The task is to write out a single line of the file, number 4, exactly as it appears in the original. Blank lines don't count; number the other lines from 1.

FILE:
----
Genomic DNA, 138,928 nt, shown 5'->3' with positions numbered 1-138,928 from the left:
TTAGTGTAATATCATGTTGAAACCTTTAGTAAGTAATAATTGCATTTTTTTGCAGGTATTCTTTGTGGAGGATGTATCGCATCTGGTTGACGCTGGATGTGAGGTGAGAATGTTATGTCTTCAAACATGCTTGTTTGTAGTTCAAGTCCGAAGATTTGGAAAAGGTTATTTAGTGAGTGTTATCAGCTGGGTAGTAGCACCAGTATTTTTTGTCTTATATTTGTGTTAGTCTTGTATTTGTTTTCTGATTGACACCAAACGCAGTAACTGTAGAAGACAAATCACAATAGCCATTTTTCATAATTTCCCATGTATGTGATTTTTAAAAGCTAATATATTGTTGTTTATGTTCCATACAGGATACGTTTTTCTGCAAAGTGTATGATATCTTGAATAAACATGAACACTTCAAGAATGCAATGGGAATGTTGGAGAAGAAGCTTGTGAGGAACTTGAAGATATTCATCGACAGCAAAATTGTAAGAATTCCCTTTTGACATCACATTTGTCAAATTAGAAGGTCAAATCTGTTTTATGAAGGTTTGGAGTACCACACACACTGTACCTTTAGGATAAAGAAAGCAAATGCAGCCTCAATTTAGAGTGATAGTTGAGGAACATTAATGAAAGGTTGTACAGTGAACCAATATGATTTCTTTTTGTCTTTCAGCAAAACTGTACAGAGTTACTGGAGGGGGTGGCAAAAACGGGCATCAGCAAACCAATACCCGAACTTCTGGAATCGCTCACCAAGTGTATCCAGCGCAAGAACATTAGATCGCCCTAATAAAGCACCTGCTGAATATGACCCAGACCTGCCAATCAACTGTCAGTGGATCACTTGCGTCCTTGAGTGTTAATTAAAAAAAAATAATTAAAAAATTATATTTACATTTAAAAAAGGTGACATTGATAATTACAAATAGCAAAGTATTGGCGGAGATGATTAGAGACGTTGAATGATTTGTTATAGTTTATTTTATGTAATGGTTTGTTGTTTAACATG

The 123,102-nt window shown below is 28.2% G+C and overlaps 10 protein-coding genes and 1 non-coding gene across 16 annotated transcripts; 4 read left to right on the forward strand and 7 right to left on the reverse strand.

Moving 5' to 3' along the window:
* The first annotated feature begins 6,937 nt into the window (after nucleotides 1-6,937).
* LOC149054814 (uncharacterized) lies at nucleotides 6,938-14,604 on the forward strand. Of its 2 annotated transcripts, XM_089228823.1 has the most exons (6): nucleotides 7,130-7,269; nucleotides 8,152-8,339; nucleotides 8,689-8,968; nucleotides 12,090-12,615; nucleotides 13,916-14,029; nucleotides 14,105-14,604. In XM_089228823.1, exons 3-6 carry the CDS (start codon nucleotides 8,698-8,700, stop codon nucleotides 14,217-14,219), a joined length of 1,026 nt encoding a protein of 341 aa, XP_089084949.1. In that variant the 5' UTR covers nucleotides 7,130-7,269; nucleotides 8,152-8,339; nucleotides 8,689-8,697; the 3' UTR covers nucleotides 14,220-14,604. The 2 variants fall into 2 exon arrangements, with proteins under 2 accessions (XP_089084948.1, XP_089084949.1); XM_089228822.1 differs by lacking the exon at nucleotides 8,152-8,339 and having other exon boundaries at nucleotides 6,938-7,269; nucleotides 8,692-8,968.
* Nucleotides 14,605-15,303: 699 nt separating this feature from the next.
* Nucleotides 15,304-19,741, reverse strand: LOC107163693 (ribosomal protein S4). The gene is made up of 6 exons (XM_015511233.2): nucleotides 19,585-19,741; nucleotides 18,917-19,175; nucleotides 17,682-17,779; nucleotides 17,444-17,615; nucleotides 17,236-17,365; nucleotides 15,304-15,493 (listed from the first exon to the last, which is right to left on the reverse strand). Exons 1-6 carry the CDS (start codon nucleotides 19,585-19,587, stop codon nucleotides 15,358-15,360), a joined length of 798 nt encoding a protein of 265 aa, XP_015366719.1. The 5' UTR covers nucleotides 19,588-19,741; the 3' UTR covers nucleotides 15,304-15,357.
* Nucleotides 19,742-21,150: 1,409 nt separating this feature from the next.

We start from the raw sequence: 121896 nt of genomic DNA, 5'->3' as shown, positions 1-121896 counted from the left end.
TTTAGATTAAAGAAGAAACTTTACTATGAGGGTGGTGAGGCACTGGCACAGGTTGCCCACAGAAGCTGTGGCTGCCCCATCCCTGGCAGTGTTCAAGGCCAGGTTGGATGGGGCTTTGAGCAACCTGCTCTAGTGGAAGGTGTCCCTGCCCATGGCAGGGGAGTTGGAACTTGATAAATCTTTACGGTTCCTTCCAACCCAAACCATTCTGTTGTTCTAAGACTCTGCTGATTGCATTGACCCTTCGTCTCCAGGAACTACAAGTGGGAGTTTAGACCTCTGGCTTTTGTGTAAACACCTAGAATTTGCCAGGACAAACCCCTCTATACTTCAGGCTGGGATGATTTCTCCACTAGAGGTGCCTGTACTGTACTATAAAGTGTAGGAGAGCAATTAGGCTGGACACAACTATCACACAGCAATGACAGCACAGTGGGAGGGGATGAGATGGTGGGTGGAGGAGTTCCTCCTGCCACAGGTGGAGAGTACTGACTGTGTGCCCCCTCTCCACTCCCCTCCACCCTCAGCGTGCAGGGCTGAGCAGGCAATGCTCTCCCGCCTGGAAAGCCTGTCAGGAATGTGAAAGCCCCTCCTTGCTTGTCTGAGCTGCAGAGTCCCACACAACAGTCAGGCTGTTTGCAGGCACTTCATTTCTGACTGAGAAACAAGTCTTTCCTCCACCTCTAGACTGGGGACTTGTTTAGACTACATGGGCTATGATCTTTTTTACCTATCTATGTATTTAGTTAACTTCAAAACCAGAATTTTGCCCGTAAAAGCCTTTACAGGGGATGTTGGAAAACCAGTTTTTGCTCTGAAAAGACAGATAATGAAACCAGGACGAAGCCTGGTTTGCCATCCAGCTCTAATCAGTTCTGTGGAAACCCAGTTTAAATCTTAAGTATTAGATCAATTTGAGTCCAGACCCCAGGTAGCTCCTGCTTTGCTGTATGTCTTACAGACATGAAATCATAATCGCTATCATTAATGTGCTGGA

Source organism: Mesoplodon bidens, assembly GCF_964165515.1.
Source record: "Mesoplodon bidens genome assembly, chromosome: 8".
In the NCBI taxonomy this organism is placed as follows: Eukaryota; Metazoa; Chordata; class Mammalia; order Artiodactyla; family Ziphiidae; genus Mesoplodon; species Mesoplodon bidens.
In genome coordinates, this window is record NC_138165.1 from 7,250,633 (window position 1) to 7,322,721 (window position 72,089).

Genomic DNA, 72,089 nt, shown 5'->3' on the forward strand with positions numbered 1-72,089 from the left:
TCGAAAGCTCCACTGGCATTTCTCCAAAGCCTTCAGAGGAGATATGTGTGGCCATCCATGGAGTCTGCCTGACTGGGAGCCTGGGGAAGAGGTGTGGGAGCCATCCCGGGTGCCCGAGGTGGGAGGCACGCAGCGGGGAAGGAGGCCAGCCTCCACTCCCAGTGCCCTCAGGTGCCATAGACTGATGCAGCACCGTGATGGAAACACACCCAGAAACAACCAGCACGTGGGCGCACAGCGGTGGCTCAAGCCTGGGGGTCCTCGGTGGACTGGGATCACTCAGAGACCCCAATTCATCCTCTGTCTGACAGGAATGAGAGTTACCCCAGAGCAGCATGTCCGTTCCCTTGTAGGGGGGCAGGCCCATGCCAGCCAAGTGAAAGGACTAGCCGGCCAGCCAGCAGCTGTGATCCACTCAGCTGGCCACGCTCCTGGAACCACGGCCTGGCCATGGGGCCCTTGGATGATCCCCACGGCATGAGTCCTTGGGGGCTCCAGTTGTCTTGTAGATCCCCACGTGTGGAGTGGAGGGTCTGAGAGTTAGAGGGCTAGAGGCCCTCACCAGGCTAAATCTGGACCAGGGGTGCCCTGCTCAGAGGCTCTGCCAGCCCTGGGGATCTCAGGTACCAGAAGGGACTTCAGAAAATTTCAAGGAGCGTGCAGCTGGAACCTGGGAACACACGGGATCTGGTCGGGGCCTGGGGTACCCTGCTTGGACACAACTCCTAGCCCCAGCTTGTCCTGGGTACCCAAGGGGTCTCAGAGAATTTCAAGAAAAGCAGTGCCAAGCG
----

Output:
Moving 5' to 3' along the window: